By Scott Christ
We got one history making result in a gold medal match, plenty of upsets, and pretty much controversy-free scoring today in Rio.
Women’s lightweight (60kg) – Semifinals
Jinhua Yin (China) def. Mira Potkonen (Finland)
Both of these women were expected to lose in the quarterfinals — Potkonen to Katie Taylor, Yin to Yana Alekseevna — but they didn’t, and they fought here for a chance to go on to the gold medal match. Yin won cleanly, and even if you could argue an even fight after four rounds for these two, Potkonen essentially blew it with a flagrant headbutt that cost her a point, so those 39-36 scores would’ve been 38-37 for Yin at worst because of that. Tough way to go out, but Potkonen takes a bronze, anyway.
Estelle Mossely (France) def. Anastasia Beliakova (Russia)
This was a terrible ending, as Mossely bumped Beliakova’s elbow, then threw a punch to the body that hit the elbow square, and Beliakova immediately screamed in agony. It was a complete accident, just something that can happen, even if this is terribly unusual. The early thought was that Beliakova dislocated her elbow. The fight was stopped there, and Beliakova was taken backstage for medical attention. Horrible to see anyone’s run end that way.
Women’s middleweight (75kg) – Quarterfinals
Claressa Shields (United States) def. Iaroslava Iakushina (Russia)
Shields, of course, won gold in London, and is expected to do so again in Rio. Relative to the competition, she is easily the best American amateur boxer of this decade. This was a pretty painless win for her. If she lost a round, it was the third, and that was largely because she took the round off, really. She was just better than Iakushina.
Dariga Shakimova (Kazakhstan) def. Khadija Mardi (Morocco)
Minor upset, as Mardi was the No. 4 seed and favored to win here, but Shakimova pretty clearly won this fight, though Mardi did express/feign some shock after the scores were announced.
Qian Li (China) def. Andreia Barbeira (Brazil)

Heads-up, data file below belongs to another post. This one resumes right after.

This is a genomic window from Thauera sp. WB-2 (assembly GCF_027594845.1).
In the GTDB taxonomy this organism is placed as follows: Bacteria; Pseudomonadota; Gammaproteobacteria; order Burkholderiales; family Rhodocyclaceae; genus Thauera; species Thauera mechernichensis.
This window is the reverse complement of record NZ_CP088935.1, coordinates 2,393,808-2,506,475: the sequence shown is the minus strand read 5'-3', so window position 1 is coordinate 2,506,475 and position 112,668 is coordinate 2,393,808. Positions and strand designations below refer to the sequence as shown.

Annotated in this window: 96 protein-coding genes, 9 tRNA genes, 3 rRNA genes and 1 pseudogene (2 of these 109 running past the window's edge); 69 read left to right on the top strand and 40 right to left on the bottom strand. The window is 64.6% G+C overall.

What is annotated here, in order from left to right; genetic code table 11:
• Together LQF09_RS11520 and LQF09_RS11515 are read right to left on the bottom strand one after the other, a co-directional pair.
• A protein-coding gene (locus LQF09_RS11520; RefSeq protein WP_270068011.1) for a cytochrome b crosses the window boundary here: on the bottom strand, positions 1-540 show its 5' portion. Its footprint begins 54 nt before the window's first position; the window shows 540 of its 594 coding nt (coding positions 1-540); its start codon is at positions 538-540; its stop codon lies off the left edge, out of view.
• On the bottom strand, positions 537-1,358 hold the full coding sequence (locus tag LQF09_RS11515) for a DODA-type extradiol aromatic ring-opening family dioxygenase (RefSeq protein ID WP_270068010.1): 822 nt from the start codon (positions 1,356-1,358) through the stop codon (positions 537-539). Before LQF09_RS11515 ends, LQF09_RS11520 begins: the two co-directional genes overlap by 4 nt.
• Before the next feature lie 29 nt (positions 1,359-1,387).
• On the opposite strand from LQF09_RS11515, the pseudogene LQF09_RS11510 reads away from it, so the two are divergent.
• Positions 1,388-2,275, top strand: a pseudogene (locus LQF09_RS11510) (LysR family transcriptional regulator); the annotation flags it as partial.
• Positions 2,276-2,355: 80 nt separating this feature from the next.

The crowd had its favorite, but Barbeira was outboxed handily by China’s Li, the No. 3 seed.
Nouchka Fontijn (Netherlands) def. Savannah Marshall (Great Britain)
Fontijn, the No. 2 seed, now moves on to face Li, with the winner getting the gold medal match.
Men’s flyweight (52kg) – Quarterfinals
Shakhobidin Zoirov (Uzbekistan) def. Elvin Mamishzada (Azerbaijan)
An upset here, as Mamishzada was the top seed in the weight class, and now gets knocked off by a fighter the Uzbek coaches apparently described as a potential secret contender, someone from their squad under the radar. So far, Zoirov has beaten Ireland’s Brendan Irvine, the USA’s Antonio Vargas, and now Mamishzada, and now he’s guaranteed at least bronze.
Yoel Finol (Venezuela) def. Mohamed Flissi (Algeria)
Another upset in the flyweight top half, which really has been sort of chaotic thanks to Zoirov and Finol. Finol started with a win over Leonel de los Santos of the Dominican Republic, then Muhammad Ali, and has now upset Mohamed Flissi, the No. 4 seed. So he’s also guaranteed at least bronze, and with one more win could be fighting for gold.
Misha Aloyan (Russia) def. Ceiber Ávila (Colombia)
I wouldn’t consider anything funky here if not for the fact that Aloyan is Russian. This was a very, very close fight, could have gone either way. I edged it to Ávila, but on the surface have no big issue with Aloyan winning and guaranteeing his second Olympic medal after a bronze in 2012.
Jianguan Hu (China) def. Yosvany Veitía (Cuba)
One more upset, so three of four favored fighters fell in the flyweight quarterfinals. Veitía seemed in control after the first round, boxing nicely, but a cut about a minute into the second really did throw him off his game. Still arguable for Veitía, but not a robbery or anything, unless you’re one of these weirdoes who thinks no Cuban could ever lose without being robbed.
Men’s welterweight (69kg) – FINAL
Daniyar Yeleussinov (Kazakhstan) def. Shakhram Giyasov (Uzbekistan)
As mentioned earlier, this makes it four consecutive gold medals in the welterweight division for Kazakhstan, all by different fighters. That’s never been done before. The only other time there has been a country to win four straight golds in the same weight class, it was Cuba’s heavyweights from 1992-2004, with Félix Savón winning three of them and Odlanier Solis the final in Athens. We’ll have more on this fight.
Source:: Bad Left Hook